Article by PBI-Canada


On May 29 and June 12, civil society organizations will have an opportunity to participate virtually in informal consultation sessions on a legally binding instrument that would regulate the activities of transnational corporations.


The United Nations Human Rights Council resolution (26/9) that launched this process was adopted in July 2014, a Zero Draft (first draft) of the Treaty was released in July 2018, and a revised draft was released in July 2019.

That draft will serve as the basis for the 6th session of intergovernmental negotiations that will be held in October 26-30, 2020 in Geneva.

The Zero Draft and human rights defenders

After the Zero Draft was released, the International Network for Economic, Social and Cultural Rights (ESCR-Net) expressed its concern that there was no specific reference to human rights defenders. It stated: “Failing to formally recognize and protect HRDs and activists by the provisions of the Treaty risks harming one of the Treaty’s core objectives: to strengthen and ensure corporate accountability.”

The Revised Draft

The preamble in the revised draft states: “Civil society actors, including human rights defenders have an important and legitimate role in promoting the respect of human rights by business enterprises, and in preventing, mitigating and seeking effective remedy for the adverse human rights impacts of business enterprises.”

Key demands still sought in the Binding Treaty

While the revised draft was seen generally as an improvement over the Zero Draft, ESCR-Net has listed key areas of concern that need to be addressed.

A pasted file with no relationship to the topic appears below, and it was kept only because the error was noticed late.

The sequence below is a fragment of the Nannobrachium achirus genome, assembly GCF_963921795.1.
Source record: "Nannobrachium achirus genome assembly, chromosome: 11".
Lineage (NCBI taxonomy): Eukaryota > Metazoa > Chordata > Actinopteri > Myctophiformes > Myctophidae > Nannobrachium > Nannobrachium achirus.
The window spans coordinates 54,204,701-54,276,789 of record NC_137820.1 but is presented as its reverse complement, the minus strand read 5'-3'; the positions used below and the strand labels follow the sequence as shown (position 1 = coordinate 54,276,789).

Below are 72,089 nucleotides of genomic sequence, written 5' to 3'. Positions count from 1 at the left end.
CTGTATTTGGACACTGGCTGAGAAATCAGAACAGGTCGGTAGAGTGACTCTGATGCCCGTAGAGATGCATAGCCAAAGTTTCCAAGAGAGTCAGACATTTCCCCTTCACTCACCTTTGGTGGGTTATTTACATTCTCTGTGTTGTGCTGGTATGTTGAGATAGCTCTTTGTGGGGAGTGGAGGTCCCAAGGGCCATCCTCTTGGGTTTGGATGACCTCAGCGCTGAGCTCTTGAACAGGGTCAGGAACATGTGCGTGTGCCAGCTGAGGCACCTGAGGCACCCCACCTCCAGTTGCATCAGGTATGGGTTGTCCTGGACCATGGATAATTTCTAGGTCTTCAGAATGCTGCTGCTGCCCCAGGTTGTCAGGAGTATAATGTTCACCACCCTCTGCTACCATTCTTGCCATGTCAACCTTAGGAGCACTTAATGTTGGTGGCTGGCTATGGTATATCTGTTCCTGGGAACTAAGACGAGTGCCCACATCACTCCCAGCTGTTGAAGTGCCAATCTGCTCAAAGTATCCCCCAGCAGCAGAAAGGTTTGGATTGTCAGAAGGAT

ESCR-Net notes: “As it relates to the situation of human rights defenders, the Treaty must ensure consistency with the UN Declaration on the Rights of Human Rights Defenders to avoid gaps and foster harmonization with the spirit of the declarations.”

It has further noted among its recommendations that the Treaty must guarantee the right to free, prior and informed consent of indigenous peoples, that mandatory enhanced due diligence is necessary, and that it must reflect the primacy of human rights obligations over those under bilateral or multilateral trade, investment, or other agreements.

PBI supports the call for a Binding Treaty

The Treaty is an effort to build on the Guiding Principles for Business and Human Rights, which were endorsed by the Human Rights Council in June 2011.

By September 2018, the Peace Brigades International-Mexico Project had commented: “After 7 years of the Guiding Principles being in force, PBI has not witnessed an improvement in the situation of risk for human rights defenders on the ground.”

PBI-Mexico highlighted: “On the contrary, there has been a spike in attacks against land, territory and environmental defenders, indicating that the implementation of the Guiding Principles, mainly through voluntary codes of conduct, has not had the desired affect and that further action may be required.”

PBI-Mexico further noted: “PBI believes that a Binding Treaty has the possibility to contribute to greater accountability for companies in relation to human rights abuses and could potentially lead to greater protection of human rights defenders working on business and human rights cases throughout the world.”

The open-ended intergovernmental working group on transnational corporations and other business enterprises with respect to human rights (OEIGWG) was established by the Human Rights Council in 2014 to elaborate the Treaty.

Speaking in March 2018, prior to the 4th session of the OEIGWG and prior to the release of the Zero Draft, PBI-Switzerland Advocacy Coordinator Kim-Mai Vu stated: “PBI reiterates the importance of the participation of civil society and human rights defenders as crucial to the success of the process.”


As noted above, there will be virtual “open informal consultation” on May 29 and June 12 on the Binding Treaty. The registration information for the session on May 29 is now available here. It is open to NGOs with ECOSOC consultative status.